Limits...
Terminal PEGylated DNA-Gold Nanoparticle Conjugates Offering High Resistance to Nuclease Degradation and Efficient Intracellular Delivery of DNA Binding Agents.

Song L, Guo Y, Roebuck D, Chen C, Yang M, Yang Z, Sreedharan S, Glover C, Thomas JA, Liu D, Guo S, Chen R, Zhou D - ACS Appl Mater Interfaces (2015)

Bottom Line: A barrier limiting its in vivo effectiveness is limited resistance to nuclease degradation and nonspecific interaction with blood serum contents.The PEGylated DNA-GNP conjugate still retains a high cell uptake property, making it an attractive intracellular delivery nanocarrier for DNA binding reagents.Moreover, it can be used for efficient delivery of some cell-membrane-impermeable reagents such as propidium iodide (a DNA intercalating fluorescent dye currently limited to the use of staining dead cells only) and a diruthenium complex (a DNA groove binder), for successful staining of live cells.

View Article: PubMed Central - PubMed

Affiliation: School of Chemistry and Astbury Structure for Molecular Biology, University of Leeds , Leeds LS2 9JT, U.K.

ABSTRACT
Over the past 10 years, polyvalent DNA-gold nanoparticle (DNA-GNP) conjugate has been demonstrated as an efficient, universal nanocarrier for drug and gene delivery with high uptake by over 50 different types of primary and cancer cell lines. A barrier limiting its in vivo effectiveness is limited resistance to nuclease degradation and nonspecific interaction with blood serum contents. Herein we show that terminal PEGylation of the complementary DNA strand hybridized to a polyvalent DNA-GNP conjugate can eliminate nonspecific adsorption of serum proteins and greatly increases its resistance against DNase I-based degradation. The PEGylated DNA-GNP conjugate still retains a high cell uptake property, making it an attractive intracellular delivery nanocarrier for DNA binding reagents. We show that it can be used for successful intracellular delivery of doxorubicin, a widely used clinical cancer chemotherapeutic drug. Moreover, it can be used for efficient delivery of some cell-membrane-impermeable reagents such as propidium iodide (a DNA intercalating fluorescent dye currently limited to the use of staining dead cells only) and a diruthenium complex (a DNA groove binder), for successful staining of live cells.

No MeSH data available.


Related in: MedlinePlus

Delivery of a cell-membrane-impermeable dirutheniumcomplex tolive cancer cells by using the GNP–M1/MC2(EG12)3. (A) Chemical structure of the diruthenium(II) complex, BPY.(B) Confocal phase contrast (left), fluorescence (middle), and mergedoptical/fluorescence images (right) of HeLa cells after treatmentwith the BPY for 3 h at 37 °C. (C) Confocal phase contrast (left),fluorescence (middle), and merged optical/fluorescence (right) imagesof HeLa cells after incubation with GNP–M1/MC2(EG12)3–BPY for 3 h at 37 °C.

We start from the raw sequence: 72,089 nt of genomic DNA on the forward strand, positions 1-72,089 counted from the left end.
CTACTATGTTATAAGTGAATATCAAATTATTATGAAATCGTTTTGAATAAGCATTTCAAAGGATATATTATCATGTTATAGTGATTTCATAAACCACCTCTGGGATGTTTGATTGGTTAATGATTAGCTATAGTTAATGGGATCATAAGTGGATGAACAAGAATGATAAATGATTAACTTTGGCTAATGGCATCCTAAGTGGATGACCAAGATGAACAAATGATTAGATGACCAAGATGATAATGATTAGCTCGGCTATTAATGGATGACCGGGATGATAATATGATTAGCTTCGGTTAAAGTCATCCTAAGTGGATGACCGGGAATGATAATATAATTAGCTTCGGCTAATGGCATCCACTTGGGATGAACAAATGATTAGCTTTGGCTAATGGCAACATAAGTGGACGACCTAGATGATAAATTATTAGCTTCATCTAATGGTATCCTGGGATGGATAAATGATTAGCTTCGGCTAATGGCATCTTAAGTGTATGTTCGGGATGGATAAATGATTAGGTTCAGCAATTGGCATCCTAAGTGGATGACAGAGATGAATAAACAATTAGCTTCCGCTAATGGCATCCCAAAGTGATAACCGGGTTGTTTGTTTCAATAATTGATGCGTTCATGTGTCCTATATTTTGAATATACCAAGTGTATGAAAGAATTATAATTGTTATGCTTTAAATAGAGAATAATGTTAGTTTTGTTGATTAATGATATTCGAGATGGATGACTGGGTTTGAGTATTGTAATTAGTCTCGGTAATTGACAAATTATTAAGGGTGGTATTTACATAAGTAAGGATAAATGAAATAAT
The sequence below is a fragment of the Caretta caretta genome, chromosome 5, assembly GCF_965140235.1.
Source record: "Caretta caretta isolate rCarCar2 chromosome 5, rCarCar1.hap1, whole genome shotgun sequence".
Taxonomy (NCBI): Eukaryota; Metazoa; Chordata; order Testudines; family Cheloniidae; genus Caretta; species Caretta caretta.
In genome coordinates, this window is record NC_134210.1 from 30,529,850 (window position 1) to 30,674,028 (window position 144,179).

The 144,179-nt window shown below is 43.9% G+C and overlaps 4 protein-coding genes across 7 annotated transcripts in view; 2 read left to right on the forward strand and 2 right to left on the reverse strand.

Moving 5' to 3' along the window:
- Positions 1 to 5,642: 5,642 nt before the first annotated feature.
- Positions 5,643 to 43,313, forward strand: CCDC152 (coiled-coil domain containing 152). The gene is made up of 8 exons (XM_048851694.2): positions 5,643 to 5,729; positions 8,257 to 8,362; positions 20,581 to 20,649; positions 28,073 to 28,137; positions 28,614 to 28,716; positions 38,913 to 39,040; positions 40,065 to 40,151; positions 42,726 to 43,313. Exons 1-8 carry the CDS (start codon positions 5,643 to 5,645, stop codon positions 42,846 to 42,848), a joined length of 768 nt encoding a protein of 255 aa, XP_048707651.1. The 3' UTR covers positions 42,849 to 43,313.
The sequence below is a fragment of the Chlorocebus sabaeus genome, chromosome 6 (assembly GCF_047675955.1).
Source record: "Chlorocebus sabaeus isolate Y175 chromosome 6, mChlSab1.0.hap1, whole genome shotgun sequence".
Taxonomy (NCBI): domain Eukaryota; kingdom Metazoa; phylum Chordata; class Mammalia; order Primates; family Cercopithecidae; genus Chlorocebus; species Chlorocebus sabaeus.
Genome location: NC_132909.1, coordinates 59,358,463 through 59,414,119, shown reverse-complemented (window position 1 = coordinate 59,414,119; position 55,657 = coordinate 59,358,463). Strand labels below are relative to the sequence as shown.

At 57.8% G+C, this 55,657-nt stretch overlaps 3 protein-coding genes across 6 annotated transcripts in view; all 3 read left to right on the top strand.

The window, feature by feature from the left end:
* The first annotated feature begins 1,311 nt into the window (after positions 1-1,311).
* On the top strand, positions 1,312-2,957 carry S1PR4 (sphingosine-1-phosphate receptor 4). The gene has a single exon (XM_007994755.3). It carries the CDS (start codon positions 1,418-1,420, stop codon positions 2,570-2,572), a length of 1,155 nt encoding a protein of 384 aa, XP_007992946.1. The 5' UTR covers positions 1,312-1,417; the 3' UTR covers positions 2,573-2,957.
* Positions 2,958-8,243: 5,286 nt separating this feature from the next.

© Copyright Policy
Related In: Results  -  Collection

License
getmorefigures.php?uid=PMC4554298&req=5

fig6: Delivery of a cell-membrane-impermeable dirutheniumcomplex tolive cancer cells by using the GNP–M1/MC2(EG12)3. (A) Chemical structure of the diruthenium(II) complex, BPY.(B) Confocal phase contrast (left), fluorescence (middle), and mergedoptical/fluorescence images (right) of HeLa cells after treatmentwith the BPY for 3 h at 37 °C. (C) Confocal phase contrast (left),fluorescence (middle), and merged optical/fluorescence (right) imagesof HeLa cells after incubation with GNP–M1/MC2(EG12)3–BPY for 3 h at 37 °C.

Mentions: To demonstrate the general use of the GNP–M1/MC2(EG12)3 for intracellular delivery of other types ofDNA binding agents, we have further employed it to deliver a fluorescentdiruthenium(II) complex, [(bpy)2Ru(tpphz)Ru(bpy)2]4+, denoted as BPY (Figure 6A). Unlike DOX and PI molecules which bindto DNA mainly through intercalation, BPY is a DNA groove binder.60 BPY has been shown to be impermeable to livecell membranes and therefore cannot enter cells on its own.60 This property is further confirmed from ourresults shown in Figure 6B: 3 h incubation of free BPY with HeLa cells produces negligibleBPY fluorescence inside the cells, suggesting no significant celluptake. In contrast, incubation of HeLa cells with the BPY mixed withthe GNP–M1/MC2(EG12)3 for 3 h yieldsstrong BPY fluorescence inside HeLa cells, suggesting that the GNP–M1/MC2(EG12)3 can effectively carry the BPY molecules andsuccessfully deliver them into live HeLa cells. Together, these resultsdemonstrate that the GNP–M1/MC2(EG12)3 reported herein has great potential for intracellular delivery ofa wide range of DNA-intercalating agents. Its excellent stabilityand resistance against nonspecific adsorption and enzymatic degradation,together with high cell uptake, should make it an effective nanocarrierfor intracellular delivery of any DNA-binding/intercalating reagents.Given a large number of drug molecules and metal complexes are knownto be DNA-binders,61 the robust, versatilePEGylated DNA–GNP nanocarrier reported herein should have broadapplications in bioimaging, drug delivery, and therapeutics, possiblyeven at the in vivo level.